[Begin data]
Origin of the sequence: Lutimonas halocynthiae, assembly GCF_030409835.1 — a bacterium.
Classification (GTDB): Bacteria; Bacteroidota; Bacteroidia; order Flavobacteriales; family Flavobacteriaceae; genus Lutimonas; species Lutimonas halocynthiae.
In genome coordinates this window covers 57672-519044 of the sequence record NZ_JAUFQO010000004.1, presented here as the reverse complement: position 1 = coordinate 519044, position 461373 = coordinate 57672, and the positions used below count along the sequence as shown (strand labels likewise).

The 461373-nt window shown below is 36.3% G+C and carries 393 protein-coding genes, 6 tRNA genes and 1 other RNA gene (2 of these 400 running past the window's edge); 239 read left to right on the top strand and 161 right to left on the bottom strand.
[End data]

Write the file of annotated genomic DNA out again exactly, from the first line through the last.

Origin of the sequence: Lutimonas halocynthiae, assembly GCF_030409835.1 — a bacterium.
Classification (GTDB): Bacteria; Bacteroidota; Bacteroidia; order Flavobacteriales; family Flavobacteriaceae; genus Lutimonas; species Lutimonas halocynthiae.
In genome coordinates this window covers 57672-519044 of the sequence record NZ_JAUFQO010000004.1, presented here as the reverse complement: position 1 = coordinate 519044, position 461373 = coordinate 57672, and the positions used below count along the sequence as shown (strand labels likewise).

The 461373-nt window shown below is 36.3% G+C and carries 393 protein-coding genes, 6 tRNA genes and 1 other RNA gene (2 of these 400 running past the window's edge); 239 read left to right on the top strand and 161 right to left on the bottom strand.